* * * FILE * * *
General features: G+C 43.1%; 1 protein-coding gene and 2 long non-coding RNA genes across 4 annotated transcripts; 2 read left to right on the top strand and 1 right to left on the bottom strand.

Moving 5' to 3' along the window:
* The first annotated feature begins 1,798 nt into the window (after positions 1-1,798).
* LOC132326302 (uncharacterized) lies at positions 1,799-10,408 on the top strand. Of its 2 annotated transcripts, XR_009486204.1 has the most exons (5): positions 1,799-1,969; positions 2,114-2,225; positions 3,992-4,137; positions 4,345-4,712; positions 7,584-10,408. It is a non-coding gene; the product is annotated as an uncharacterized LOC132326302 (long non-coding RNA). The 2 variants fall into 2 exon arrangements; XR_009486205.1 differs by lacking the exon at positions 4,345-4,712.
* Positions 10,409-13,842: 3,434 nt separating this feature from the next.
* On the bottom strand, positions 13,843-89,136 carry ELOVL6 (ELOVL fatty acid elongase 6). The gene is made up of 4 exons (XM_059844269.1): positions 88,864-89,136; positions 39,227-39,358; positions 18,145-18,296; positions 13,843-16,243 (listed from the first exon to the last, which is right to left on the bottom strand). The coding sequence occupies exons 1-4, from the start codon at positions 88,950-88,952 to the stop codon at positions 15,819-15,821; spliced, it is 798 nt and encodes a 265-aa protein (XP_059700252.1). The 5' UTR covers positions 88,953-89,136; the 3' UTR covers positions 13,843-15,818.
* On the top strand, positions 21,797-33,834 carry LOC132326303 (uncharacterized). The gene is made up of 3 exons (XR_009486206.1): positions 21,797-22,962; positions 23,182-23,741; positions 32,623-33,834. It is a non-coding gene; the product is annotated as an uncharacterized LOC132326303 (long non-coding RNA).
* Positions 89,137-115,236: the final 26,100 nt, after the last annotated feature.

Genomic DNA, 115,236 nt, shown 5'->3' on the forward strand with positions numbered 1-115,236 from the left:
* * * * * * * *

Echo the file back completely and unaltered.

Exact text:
General features: G+C 43.1%; 1 protein-coding gene and 2 long non-coding RNA genes across 4 annotated transcripts; 2 read left to right on the top strand and 1 right to left on the bottom strand.

Moving 5' to 3' along the window:
* The first annotated feature begins 1,798 nt into the window (after positions 1-1,798).
* LOC132326302 (uncharacterized) lies at positions 1,799-10,408 on the top strand. Of its 2 annotated transcripts, XR_009486204.1 has the most exons (5): positions 1,799-1,969; positions 2,114-2,225; positions 3,992-4,137; positions 4,345-4,712; positions 7,584-10,408. It is a non-coding gene; the product is annotated as an uncharacterized LOC132326302 (long non-coding RNA). The 2 variants fall into 2 exon arrangements; XR_009486205.1 differs by lacking the exon at positions 4,345-4,712.
* Positions 10,409-13,842: 3,434 nt separating this feature from the next.
* On the bottom strand, positions 13,843-89,136 carry ELOVL6 (ELOVL fatty acid elongase 6). The gene is made up of 4 exons (XM_059844269.1): positions 88,864-89,136; positions 39,227-39,358; positions 18,145-18,296; positions 13,843-16,243 (listed from the first exon to the last, which is right to left on the bottom strand). The coding sequence occupies exons 1-4, from the start codon at positions 88,950-88,952 to the stop codon at positions 15,819-15,821; spliced, it is 798 nt and encodes a 265-aa protein (XP_059700252.1). The 5' UTR covers positions 88,953-89,136; the 3' UTR covers positions 13,843-15,818.
* On the top strand, positions 21,797-33,834 carry LOC132326303 (uncharacterized). The gene is made up of 3 exons (XR_009486206.1): positions 21,797-22,962; positions 23,182-23,741; positions 32,623-33,834. It is a non-coding gene; the product is annotated as an uncharacterized LOC132326303 (long non-coding RNA).
* Positions 89,137-115,236: the final 26,100 nt, after the last annotated feature.

Genomic DNA, 115,236 nt, shown 5'->3' on the forward strand with positions numbered 1-115,236 from the left: